By Kristin Rover
Clermont County residents may begin recognizing a black truck with a Digital Data Technologies Inc., logo driving slowly along roads throughout the county.
While the vehicle does not stand out as much as a Google Maps car, its purpose is similar, to map all of the roads and addresses throughout the county using GPS technology.
“What they do is drive all of the roads in the county,” Kelly Perry, GIS administrator for Clermont County, said. “They GPS a road center line and pick up any addresses along the way.”
Perry said the county hired DDTI to complete the project and were able to pay for the services using grant funds.
“This is all through a grant from the state,” Perry said. “The program is called the Location Based Response System.”
Perry said the program was started by Ohio Department of Transportation.
Perry said the state provided $449,500 and the county contributed $16,888 to complete the project.
She said many of the counties in Ohio already use GPS mapping technology, however, many do not have up-to-date addresses.
She said one of the most important benefits of the new data is for emergency situations.
“It’s primarily helping residents from an emergency services standpoint,” Perry said. “We work with Clermont County Dispatch, and if they get a call that comes in, they have mapping. If that address doesn’t pop up, they have to use other means. This will hopefully make that much easier.”
Perry said the process also helps standardize the technology throughout the state, and provides important data to other county offices.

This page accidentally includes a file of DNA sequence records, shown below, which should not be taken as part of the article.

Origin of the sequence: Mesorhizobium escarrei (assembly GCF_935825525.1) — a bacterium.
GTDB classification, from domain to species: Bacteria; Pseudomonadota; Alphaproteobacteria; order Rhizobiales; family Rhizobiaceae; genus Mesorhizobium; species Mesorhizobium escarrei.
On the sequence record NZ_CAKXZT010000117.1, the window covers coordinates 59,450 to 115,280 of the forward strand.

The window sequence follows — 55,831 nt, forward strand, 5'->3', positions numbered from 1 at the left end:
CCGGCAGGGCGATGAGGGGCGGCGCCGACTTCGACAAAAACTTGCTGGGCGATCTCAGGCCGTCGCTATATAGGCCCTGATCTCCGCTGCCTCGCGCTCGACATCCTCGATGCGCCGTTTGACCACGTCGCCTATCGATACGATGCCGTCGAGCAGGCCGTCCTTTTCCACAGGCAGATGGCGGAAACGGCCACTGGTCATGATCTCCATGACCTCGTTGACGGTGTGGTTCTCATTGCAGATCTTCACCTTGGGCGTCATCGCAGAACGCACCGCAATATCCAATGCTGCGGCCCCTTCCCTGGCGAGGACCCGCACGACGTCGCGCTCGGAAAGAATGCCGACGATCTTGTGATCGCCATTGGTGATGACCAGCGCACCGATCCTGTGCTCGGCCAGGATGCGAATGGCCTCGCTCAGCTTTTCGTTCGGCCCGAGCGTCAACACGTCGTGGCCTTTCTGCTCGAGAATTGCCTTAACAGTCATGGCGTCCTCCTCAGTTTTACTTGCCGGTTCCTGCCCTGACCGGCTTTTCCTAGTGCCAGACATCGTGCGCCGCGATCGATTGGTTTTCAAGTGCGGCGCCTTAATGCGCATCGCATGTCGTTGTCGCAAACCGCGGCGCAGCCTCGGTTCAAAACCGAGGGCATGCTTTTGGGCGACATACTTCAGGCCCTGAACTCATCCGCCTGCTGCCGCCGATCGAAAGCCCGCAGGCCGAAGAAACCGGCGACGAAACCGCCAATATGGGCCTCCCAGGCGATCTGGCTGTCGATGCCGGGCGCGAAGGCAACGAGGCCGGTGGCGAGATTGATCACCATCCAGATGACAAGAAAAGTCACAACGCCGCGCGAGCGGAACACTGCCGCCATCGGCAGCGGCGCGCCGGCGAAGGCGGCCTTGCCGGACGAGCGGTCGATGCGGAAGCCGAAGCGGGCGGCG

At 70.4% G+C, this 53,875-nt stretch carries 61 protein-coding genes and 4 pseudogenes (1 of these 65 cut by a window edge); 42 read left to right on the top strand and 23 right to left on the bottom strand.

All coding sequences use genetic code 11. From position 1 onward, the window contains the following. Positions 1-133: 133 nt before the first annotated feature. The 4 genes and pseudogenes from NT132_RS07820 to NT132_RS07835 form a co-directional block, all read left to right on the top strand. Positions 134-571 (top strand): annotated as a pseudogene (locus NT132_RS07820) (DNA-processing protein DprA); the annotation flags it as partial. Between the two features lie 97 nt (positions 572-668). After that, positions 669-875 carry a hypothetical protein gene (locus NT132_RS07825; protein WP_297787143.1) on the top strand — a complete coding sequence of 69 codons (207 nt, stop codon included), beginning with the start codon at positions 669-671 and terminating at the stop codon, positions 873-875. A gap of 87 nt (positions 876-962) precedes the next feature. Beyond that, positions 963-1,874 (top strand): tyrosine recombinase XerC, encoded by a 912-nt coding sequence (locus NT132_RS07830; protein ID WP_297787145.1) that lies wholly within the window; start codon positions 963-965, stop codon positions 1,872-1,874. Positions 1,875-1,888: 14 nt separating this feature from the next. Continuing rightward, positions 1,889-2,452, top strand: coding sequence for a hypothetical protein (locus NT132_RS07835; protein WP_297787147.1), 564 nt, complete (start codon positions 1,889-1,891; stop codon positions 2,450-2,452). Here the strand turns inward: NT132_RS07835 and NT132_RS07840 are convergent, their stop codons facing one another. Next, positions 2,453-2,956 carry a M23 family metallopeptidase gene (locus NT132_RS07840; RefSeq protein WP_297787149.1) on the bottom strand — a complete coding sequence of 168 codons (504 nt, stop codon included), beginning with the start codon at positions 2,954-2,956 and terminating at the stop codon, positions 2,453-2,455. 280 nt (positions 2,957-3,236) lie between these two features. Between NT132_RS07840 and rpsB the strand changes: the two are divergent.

Mitch Pinkston and Jimmie Fout make up one of the DDTI teams currently driving the roads in the county to collect information.
Pinkston said they began the program in southern Clermont County and have been working their way north.
“In Clermont County we are about 75 percent through field collection and about 50 percent overall,” Pinkston said about the progress they have made.
Pinkston said that this week, they will be focusing on the Milford and Miami Township areas of Clermont County. He said their other team is focusing on Loveland.
“It takes about four to five months,” Pinkston said about the process.
Pinkston said the vehicles they drive have up-to-date GPS technology that maps out their location in the county.
He said that when they pass a home or business, they voice record the address for that location and mark it on the map.
“The button grabs coordinates,” Pinkston said. “It grabs addresses for every road.”
He said once they have collected all the data, they put everything together.
“Everything is field verified,” Pinkston said.
He said because they are seeing and recording an address it helps make the maps more accurate.
“The important thing is a lot of people can use this data,” Pinkston said. “But more important is safety services.”
Pinkston said they are on pace to finish the field collection in Clermont County in February and hope to be finished with the entire project in May or June.
For more information about Digital Data Technologies, visit www.ddti.net.